ASBC / EBC Beer Color Measurements
Beer Color is Important
The use of precision colorimeters before the fillers can provide beer color dosing control and quality control based on specific color aspects of the brands. Single or dual beam colori-meters configured to monitor specific visible wavelengths can offer continuous inline monitoring to minimize sampling and lab analysis. A consistent visual impression for the end customer is as important as the possibility for product identification.
Wort color is also measured using absorption. However, beer color is measured using visible light (VIS) at 430 nm. In the brewhouse this poses a problem as background turbidity (solids) will also absorb light at 430 nm. To compensate for this, optek measures at two wavelengths, one at 430 nm and a second reference wavelength in the near infrared (NIR).
Subtracting the absorbance signal of the reference channel from the primary, visible channel signal gives a pure beer color measurement. This result is then correlated to ASBC or EBC color scales using the software features of the C4000 photometric converter. The optek AF26, dual channel absorption based colorimeter is ideal for this application. Simultaneously, the reference channel can monitor trub and cold break if the AF26 is strategically located after the wort cooler.
Beer Color Dosing
The color of some beers will be adjusted using malt extract or rye malt beer for example. Dosage can be controlled using an optek colorimeter. The color of the beer is measured and automated signals i.e. relays, 4-20 mA analog signals, or Bus Systems, can be used to trigger pumps or drive control loops to start and control dosing the color into the beer stream. After the dosage, the color can be verified by a secondary colorimeter. Color of dark and bright beers, as well as the color of high gravity beer after blending can all be controlled.
Beer Interface Detection / Beer Phase Separation
Precise process interface detection with a single channel VIS absorption based colorimeter (insertion probe style) is the easiest and least expensive technique available to brewers today to reduce product losses. The AF26 performs this function as well. In a large brewery, the sheer number of change-over operations per day can cost the brewer thousands of hectolitres of product and by-products each week.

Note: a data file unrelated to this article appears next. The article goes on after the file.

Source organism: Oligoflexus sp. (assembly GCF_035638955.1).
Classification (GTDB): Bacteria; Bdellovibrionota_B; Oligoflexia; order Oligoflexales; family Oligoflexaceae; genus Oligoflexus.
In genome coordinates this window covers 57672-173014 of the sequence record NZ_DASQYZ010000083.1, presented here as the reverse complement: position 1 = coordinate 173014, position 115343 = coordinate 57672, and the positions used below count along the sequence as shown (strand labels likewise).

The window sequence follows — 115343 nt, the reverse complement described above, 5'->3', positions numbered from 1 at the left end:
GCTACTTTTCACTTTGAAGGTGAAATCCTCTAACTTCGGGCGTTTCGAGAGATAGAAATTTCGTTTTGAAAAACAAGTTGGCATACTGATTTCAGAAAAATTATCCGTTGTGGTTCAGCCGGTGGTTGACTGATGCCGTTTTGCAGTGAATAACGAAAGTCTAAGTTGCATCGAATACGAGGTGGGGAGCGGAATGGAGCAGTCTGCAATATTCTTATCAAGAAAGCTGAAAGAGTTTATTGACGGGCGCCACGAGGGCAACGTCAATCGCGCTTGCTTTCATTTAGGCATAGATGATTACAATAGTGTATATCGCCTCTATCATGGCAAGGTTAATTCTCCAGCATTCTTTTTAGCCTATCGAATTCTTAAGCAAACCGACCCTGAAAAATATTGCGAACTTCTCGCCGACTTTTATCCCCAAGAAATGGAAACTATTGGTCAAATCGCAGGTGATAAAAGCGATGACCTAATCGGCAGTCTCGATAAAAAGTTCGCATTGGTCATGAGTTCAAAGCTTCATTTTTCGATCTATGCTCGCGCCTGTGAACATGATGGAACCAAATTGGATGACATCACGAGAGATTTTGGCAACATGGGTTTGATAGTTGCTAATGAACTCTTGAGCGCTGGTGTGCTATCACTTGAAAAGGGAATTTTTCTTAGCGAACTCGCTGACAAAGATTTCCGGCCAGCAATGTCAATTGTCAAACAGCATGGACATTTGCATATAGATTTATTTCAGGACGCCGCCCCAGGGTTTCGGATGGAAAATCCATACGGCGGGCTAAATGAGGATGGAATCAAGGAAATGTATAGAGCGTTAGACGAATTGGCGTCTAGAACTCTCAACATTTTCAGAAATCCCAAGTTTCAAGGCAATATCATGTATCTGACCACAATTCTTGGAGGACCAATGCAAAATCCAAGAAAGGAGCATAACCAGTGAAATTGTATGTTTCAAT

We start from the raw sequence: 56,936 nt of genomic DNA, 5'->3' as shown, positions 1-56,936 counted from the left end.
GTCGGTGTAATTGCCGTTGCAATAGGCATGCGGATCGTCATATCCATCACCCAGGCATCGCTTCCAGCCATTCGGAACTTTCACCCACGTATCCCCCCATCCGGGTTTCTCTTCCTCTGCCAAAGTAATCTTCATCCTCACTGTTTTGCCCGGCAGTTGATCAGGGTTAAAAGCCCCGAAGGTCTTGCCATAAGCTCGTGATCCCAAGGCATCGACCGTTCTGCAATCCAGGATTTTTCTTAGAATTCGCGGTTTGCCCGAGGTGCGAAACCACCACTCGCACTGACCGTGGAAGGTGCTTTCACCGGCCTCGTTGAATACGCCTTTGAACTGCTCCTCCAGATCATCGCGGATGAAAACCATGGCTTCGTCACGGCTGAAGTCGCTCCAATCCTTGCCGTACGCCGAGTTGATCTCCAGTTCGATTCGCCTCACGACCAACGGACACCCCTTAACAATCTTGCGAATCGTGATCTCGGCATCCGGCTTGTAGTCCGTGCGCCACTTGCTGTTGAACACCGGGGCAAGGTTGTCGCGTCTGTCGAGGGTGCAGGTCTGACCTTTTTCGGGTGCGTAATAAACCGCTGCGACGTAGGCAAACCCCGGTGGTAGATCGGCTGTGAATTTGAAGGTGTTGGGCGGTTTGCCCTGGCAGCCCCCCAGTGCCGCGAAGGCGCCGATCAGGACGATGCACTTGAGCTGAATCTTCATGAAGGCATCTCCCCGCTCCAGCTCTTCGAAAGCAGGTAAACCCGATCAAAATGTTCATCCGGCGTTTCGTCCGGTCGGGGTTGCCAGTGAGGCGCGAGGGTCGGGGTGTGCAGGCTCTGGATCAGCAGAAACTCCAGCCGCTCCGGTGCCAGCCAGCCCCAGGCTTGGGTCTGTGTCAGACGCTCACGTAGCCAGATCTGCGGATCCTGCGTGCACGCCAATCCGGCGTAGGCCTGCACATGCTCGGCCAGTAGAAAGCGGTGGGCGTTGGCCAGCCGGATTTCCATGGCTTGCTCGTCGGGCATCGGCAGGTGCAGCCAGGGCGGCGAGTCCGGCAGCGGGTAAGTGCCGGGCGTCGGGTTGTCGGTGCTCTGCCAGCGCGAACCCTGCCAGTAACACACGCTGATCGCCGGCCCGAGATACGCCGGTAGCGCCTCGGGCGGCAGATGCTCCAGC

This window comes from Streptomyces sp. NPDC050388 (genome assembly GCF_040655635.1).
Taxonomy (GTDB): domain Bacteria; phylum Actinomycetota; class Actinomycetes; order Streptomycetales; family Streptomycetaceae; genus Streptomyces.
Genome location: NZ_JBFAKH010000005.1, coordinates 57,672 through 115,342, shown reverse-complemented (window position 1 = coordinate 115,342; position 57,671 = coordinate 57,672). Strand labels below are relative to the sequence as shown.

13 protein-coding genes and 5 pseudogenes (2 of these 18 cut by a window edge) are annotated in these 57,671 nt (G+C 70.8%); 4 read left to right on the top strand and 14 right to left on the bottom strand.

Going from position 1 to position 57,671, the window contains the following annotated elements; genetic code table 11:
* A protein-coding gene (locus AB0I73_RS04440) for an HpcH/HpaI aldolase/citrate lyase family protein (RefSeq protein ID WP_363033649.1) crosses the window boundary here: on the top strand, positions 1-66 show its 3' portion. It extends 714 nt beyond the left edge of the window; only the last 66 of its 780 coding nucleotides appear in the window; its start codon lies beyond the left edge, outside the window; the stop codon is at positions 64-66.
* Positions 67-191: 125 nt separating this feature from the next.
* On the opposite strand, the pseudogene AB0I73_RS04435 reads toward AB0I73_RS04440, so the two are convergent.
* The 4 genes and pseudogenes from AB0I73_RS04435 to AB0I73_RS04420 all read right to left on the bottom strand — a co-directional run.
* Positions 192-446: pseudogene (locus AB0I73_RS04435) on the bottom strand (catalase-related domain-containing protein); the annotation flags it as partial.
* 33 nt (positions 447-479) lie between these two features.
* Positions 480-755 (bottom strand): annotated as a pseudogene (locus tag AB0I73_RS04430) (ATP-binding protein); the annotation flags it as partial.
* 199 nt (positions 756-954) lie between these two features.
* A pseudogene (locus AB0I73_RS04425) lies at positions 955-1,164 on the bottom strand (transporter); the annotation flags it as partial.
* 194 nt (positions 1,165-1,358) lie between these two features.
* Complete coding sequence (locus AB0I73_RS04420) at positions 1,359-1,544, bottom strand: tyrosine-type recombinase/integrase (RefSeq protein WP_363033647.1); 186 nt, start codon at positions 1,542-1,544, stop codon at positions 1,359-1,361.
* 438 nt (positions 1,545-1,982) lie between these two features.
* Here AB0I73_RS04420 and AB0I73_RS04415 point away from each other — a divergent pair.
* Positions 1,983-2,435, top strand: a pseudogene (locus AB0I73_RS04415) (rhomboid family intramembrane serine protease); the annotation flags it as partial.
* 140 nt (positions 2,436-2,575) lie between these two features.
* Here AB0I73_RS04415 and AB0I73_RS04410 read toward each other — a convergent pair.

Optical photometers provide an immediate response to beer phase separations (change-overs), saving as much as seven seconds per transition over other sensor technologies. In some cases, the water pushout sequence can be reduced from flushing the entire pipeline to simply introducing a small amount of water between brand changes or even eliminating the water step entirely by directly sensing the change in brand color.
In today’s economy, recovering this product is essential to maintain a profitable business; however, the costs go beyond the product alone. Water as the push-out medium is also a commodity and has an inherent cost to procure and treat. Product and water, along with yeast, going needlessly down the drain are large contributors to brewery waste / plant effluent and the costs to treat it. Local municipalities may also be involved; applying charges to the volume of effluent and even fines if solids load or BOD limits are exceeded. Gaining control of plant interface functions not only makes sense, it’s also environmentally friendly. All of these factors contribute to lower costs per barrel and assure consistent product quality.